Sightseers has your eyes from start to finish. From the opening shots of a moaning old woman, clutching fast to the soul of her adult-child daughter Tina (Alice Lowe), through the visual spectacles that follow Tina and her boyfriend Chris (Steve Oram) on their cross-country caravan tour, you're engaged. And quite often in the unsettling feature, this works against you. Ben Wheatley's film, conceived and written by his two starring players, doesn't want you slump comfortably into a comical story about a road trip around Great Britain. What it wants, instead, is to jar you inside and out.
After its soft-spoken introduction, the film shifts abuptly to a platform of physical and emotional violence: validating everything that Tina's sadistically overbearing mother (Eileen Davies) warned her about, Chris transforms from a good-natured romantic to a sociopathic murderer. Not a metaphor, the dude starts killing people left and right, with provocations as slight as littering, heated arguments, and judgmental eye-rolls. The murders prove a cinematic outlier — embedded in far greater realism than the likes of Tarantino, sensationalized well beyond the average death you'd see in an action-adventure. You're pulled in full force to every one of Chris' prideful, wrathful murders, begging for the scene to change back to a tepid conversation between the fellow joureyers.
But then, even these scenes become scathing. Although we're chauffered through some of Chris' darker turns at close proximity to the mad explorer, our real journey is with Tina, whose horror and amazement with her beau's deeds are all so morbidly steeped in her desperate need to feel good about herself. Tina's arc has her fleeing the grasp of her mother for the first time to pioneer a bout of self-efficacy, unprepared for the hurdles that amount when Chris rears his bizarre hobby, or undertakes an adulterous transgression with an intoxicated bachelorette partier.
Every ounce of Tina, from the first seconds of the film throughout, is drenched in a lonely, anxious pain. Her proverbial road trip offers up countless speed bumps on the path to a gratification she seems to have dreamt up or seen on television, never having received any sort of kindness from her mom, whose only affections appear to have been reserved for the pet terrier that Tina inadvertently killed one year prior. And as we watch her struggle and shrivel at the whim of her own tormented, self-unaware psyche, it's almost too much to handle.
But luckily, Wheatley makes Sightseers manageable. Operating alongside all the darkness and pain, the galaxy of loathing that is this story, is an odd air of color. Shot like a marvelous picture book, the movie doesn't marry its subject matter with gritty aesthetic, but with a bright, beautiful visual spectrum. Even the smaller, personal scenes look pristine — the arguments inside the camper are terrifically staged, the mobile cocoon of Chris' eccentric pal a delight for the eye.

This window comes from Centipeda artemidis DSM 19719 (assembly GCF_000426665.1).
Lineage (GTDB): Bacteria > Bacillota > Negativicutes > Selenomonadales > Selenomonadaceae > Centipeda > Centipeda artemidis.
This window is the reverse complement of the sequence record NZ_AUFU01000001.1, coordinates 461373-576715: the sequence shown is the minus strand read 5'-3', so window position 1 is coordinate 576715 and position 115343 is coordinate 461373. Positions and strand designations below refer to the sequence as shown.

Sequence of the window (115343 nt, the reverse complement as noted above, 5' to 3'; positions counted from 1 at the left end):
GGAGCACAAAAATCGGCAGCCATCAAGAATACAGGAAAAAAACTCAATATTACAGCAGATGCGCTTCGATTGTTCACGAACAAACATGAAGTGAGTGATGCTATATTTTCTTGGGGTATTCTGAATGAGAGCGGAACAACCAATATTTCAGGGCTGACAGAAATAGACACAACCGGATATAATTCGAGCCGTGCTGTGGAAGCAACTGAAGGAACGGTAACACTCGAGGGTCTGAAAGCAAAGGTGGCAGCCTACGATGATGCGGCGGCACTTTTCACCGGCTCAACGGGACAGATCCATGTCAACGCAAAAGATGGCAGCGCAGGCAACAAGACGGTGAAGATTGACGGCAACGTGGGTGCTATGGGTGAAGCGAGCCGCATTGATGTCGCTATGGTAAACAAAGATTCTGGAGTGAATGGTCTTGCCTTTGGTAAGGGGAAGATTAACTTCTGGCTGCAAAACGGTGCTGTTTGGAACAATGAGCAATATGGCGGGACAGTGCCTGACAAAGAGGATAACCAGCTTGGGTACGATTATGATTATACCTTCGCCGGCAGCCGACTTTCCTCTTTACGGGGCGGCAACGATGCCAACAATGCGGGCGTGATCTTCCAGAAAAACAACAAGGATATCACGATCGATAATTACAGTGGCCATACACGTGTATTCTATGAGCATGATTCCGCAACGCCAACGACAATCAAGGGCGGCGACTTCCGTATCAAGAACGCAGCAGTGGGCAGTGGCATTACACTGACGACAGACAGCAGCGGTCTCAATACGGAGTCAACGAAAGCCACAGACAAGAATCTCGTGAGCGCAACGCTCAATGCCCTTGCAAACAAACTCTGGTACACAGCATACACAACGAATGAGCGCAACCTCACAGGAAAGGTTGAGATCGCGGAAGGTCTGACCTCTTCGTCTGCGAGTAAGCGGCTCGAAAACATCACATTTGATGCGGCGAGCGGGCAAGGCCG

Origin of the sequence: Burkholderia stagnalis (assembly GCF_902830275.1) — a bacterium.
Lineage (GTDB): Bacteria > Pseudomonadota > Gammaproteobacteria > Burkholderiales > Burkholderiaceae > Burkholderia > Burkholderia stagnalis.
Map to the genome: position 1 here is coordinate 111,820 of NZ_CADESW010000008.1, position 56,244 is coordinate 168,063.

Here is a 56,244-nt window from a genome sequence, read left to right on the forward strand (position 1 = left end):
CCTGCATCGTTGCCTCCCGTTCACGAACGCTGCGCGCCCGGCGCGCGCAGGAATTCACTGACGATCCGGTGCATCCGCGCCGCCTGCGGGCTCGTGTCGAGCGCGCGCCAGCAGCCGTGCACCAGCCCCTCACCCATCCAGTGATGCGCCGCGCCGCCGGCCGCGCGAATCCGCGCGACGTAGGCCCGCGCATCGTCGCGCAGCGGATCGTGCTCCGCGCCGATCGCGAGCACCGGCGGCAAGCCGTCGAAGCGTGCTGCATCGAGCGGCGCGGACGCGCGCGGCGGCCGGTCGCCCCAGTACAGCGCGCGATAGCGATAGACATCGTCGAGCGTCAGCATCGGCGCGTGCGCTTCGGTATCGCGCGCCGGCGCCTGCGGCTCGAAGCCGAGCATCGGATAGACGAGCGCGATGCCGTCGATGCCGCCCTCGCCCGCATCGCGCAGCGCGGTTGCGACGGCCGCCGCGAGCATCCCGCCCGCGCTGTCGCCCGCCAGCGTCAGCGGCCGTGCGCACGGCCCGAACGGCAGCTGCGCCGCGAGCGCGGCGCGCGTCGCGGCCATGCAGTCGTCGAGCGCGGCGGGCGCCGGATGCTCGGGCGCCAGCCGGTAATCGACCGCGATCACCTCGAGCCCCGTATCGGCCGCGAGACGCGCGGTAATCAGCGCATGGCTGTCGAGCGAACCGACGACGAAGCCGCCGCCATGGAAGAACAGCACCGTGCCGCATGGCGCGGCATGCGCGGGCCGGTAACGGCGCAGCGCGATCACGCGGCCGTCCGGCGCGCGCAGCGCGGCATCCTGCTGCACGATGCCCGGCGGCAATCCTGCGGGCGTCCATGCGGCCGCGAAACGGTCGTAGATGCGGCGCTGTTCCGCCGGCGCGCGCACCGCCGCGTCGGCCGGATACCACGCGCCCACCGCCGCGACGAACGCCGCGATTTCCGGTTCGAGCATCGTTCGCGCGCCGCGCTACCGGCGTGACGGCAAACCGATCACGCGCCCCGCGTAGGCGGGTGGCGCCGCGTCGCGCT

And of course, the comedy. In spite of yourself, in spite of the goings on onscreen, you'll laugh at Sightseers. You'll laugh at Chris' outbursts, knowing full well that they are building toward certain horror. You'll laugh at Tina's misgivings, completely aware that they stem from a lifelong solitude and self-loathing. Somehow, the movie manages darkness and brimming light at the same time. When you're laughing, you're not forgetting about the turmoil, you're just accepting it.
Again, the only shortcoming of the film might be that it is at times too powerful. With such a visceral experience carrying throughout, it lands in a conclusion that seems to spring from, and lead to, nowehere. We're hard-pressed to figure out what we're meant to have learned, understood, or even experienced in Sightseers. For some, this will translate as a flaw — if you like to walk away from a movie with new thoughts and ideas, you'll find frustration in Sightseers. But if you're content just feeling, vividly, for an hour, and leaving the theater a little bit shaken as a result, then you'll have a fun, albeit tremendously upsetting, time with Sightseers.
Follow Michael Arbeiter on Twitter @MichaelArbeiter
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The first and most important thing you should know about Paramount Pictures’ Thor is that it’s not a laughably corny comic book adaptation. Though you might find it hokey to hear a bunch of muscled heroes talk like British royalty while walking around the American Southwest in LARP garb director Kenneth Branagh has condensed vast Marvel mythology to make an accessible straightforward fantasy epic. Like most films of its ilk I’ve got some issues with its internal logic aesthetic and dialogue but the flaws didn’t keep me from having fun with this extra dimensional adventure.